Since the bullets are impacting to the left, we want to adjust them to the right. I think we can agree that if you’ve ever done any research on shooting better, you’ve run into something called minutes of angle…, Well, it turns out that you can start shooting like a trained Army marksman right now and never be confused about Minutes of Angle again…. Divide the distance (in yards) you are shooting by 100 and you will know how big 1 MOA is in inches. consistently hit your target each and every time. For example: The ballistic calculators should be able to answer most of your questions. If 1 MOA at 100 yards is 1″, then at half the distance, 1 MOA is half as big and is 1/2″. Therefore, for your calculations at that 300 yard target, you should think in 3″ increments. your bullet will hit exactly where the crosshairs are located. Now, let’s say we’re using a rifle that only shoots 3 MOA. 18 / 6 = 3. These cookies will be stored in your browser only with your consent. We put the crosshairs on the target, fire and notice that our shot is 4” below the target. Formula to Calculate 1MOA size at any distance: Distance to the target (yards) /100 = inches per MOA for the distance. So, if you think in 1/2″ increments, and add up 10 of those 1/2″ increments, you come up with 5 inches. Now: before we dive into what minutes of angle are all about, let’s first discuss why we use them in the first place. Remember dividing fractions in high school? For example, imagine you are now shooting at 600 yards and want to move the impact of the bullet 18″.

After we just took (and nailed) our last two shots, let’s say our next target is now at 25 yards. Since one MOA equals 2" at 200 yards, that 5.4 inches at 200 yards equals 2.7 MOA - which is exactly what we will apply in Step Two to all other distances. 20 clicks. …be sure not to conflate the two into the same measurements. It is mandatory to procure user consent prior to running these cookies on your website.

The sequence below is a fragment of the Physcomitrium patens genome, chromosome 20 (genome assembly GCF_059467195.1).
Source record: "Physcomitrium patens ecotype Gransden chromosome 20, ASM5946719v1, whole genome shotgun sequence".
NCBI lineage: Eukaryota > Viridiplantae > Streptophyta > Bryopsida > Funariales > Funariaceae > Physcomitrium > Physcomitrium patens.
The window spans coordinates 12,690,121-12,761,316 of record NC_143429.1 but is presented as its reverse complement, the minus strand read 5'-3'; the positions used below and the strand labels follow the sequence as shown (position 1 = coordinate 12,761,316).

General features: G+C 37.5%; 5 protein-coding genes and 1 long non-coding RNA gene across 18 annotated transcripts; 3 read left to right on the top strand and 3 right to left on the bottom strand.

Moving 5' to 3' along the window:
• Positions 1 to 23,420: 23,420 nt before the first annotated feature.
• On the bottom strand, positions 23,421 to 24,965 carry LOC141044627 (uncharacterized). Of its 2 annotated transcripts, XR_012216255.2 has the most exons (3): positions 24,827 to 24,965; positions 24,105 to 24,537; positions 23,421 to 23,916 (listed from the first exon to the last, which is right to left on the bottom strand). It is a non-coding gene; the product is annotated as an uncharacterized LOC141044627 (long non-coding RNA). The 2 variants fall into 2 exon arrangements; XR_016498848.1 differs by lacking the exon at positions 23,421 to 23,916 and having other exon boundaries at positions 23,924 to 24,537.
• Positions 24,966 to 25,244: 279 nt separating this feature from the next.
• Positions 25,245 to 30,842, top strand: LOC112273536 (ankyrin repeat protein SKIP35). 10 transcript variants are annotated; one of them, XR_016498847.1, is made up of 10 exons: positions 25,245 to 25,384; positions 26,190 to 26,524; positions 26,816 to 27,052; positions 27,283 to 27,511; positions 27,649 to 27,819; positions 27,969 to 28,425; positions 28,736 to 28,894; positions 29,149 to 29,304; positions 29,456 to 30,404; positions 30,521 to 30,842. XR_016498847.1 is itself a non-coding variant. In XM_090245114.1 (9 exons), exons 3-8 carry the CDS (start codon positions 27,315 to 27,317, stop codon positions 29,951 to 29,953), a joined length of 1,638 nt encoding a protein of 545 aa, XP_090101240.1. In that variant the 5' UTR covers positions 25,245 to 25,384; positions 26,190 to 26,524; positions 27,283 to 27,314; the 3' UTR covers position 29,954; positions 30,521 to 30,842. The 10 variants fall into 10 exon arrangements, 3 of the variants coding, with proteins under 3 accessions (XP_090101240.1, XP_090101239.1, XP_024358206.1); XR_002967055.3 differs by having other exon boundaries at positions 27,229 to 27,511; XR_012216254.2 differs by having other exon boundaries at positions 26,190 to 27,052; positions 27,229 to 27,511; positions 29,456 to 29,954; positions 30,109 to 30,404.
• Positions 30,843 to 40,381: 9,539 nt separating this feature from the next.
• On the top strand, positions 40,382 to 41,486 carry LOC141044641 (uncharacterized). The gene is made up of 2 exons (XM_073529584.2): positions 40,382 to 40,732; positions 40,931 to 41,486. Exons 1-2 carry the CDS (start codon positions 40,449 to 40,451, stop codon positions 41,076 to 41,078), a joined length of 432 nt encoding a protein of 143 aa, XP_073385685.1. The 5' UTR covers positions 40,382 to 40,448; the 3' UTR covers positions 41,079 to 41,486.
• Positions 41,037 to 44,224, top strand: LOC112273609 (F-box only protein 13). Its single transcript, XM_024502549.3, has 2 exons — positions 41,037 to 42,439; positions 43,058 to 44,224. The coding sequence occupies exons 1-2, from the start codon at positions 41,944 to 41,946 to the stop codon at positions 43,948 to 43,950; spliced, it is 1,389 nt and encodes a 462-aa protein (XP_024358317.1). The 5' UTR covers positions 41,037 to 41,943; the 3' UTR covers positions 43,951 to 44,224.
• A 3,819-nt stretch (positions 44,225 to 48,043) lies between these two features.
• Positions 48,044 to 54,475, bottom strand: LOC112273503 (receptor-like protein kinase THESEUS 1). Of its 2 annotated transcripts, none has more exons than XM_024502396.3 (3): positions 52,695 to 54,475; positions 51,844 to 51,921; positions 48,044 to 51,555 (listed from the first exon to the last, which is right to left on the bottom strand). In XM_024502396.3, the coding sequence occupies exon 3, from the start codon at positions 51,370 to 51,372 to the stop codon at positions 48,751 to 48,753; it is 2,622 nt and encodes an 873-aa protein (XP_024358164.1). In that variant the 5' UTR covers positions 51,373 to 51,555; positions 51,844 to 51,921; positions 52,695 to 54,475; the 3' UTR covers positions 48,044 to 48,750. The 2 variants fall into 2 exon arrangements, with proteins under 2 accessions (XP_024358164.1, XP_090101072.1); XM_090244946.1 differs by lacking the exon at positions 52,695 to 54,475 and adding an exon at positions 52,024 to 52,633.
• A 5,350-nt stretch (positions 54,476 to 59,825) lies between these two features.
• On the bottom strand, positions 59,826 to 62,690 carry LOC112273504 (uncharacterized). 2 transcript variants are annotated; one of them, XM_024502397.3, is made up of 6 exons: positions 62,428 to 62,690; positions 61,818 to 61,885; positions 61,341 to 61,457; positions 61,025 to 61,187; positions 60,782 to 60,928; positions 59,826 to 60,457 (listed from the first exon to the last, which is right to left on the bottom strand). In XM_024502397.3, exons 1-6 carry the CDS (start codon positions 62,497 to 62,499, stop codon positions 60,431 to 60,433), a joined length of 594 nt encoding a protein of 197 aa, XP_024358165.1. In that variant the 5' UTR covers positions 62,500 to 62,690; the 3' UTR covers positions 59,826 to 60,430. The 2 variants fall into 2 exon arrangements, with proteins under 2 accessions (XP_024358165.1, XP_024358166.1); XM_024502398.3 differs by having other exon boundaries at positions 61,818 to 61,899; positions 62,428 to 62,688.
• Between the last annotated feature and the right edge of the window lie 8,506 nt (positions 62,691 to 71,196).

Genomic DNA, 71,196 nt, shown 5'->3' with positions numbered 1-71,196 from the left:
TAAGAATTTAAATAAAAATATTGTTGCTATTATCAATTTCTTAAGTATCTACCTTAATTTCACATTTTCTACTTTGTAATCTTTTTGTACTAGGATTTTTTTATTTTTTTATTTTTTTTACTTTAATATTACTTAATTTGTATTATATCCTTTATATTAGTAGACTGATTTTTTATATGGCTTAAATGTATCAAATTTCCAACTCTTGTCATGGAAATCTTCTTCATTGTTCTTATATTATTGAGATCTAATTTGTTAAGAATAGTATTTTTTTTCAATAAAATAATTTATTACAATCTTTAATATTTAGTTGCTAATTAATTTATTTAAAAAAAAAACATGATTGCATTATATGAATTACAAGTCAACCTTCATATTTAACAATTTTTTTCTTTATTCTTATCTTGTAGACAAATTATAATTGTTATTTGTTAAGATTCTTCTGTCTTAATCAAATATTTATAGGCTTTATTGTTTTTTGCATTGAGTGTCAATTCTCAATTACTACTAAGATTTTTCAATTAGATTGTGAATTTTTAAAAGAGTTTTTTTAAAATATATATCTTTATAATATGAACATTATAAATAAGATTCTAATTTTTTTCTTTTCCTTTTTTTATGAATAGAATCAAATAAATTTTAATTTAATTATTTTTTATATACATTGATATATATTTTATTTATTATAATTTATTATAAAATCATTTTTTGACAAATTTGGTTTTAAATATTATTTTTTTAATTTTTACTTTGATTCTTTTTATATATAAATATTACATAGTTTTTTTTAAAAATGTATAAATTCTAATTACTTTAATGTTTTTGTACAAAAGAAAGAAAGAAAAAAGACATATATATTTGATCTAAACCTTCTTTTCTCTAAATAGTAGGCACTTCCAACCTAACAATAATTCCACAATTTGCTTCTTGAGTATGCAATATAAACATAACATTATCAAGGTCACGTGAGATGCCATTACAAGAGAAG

For a rifle that has a 2 MOA, the conversions are very simple: 100 yards * 2 MOA → 2-inch spread of each other, 500 yards * 2 MOA → 10-inch spread of each other, 1000 yards * 2 MOA → 20-inch spread of each other. To reiterate, the scope in this example would be described as shooting 1/4 MOA or 1/4 minutes. The whole point of these conversions is to convert the inches of adjustment into clicks on the scope. With these ingredients, how many clicks would you need in order to hit your target? Think about clicks in terms of a simple number line with positive and negative numbers. …and it will hit the target in a spread of inches according to its MOA. For example, if your scope adjusts in 1/4 MOA per click, and you want to adjust up 2 MOA, you need to realize that 4 clicks adjust 1 MOA so you need 8 clicks total. The reason why this is important is because we need to know the limitations of the rifle that we are using. A short shot won’t require as much angle as a long shot because there’s less distance for the bullet to drop. No, you can’t- not if you want to hit the target consistently. If you had a rifle that only shot a 3 MOA, and put that rifle in the hands of a very experienced long-range shooter….

100 yards * 2 MOA → 2-inch spread of each other. Standard Ballistics Calculator. The next step is to think about how many increments of 1 MOA fit into the distance you want to adjust. In the real world, sometimes targets are closer than100 yards…. NSSF’s on-demand SHOT University is a one-stop e-learning platform for firearms retailers and ranges. To quickly figure out how to make up for this adjustment, here are some simple conversions you can do in your head. I'm not an expert, but I'll be happy to try and help. One minute of angle is an angular measurement that is 1/60th of a degree….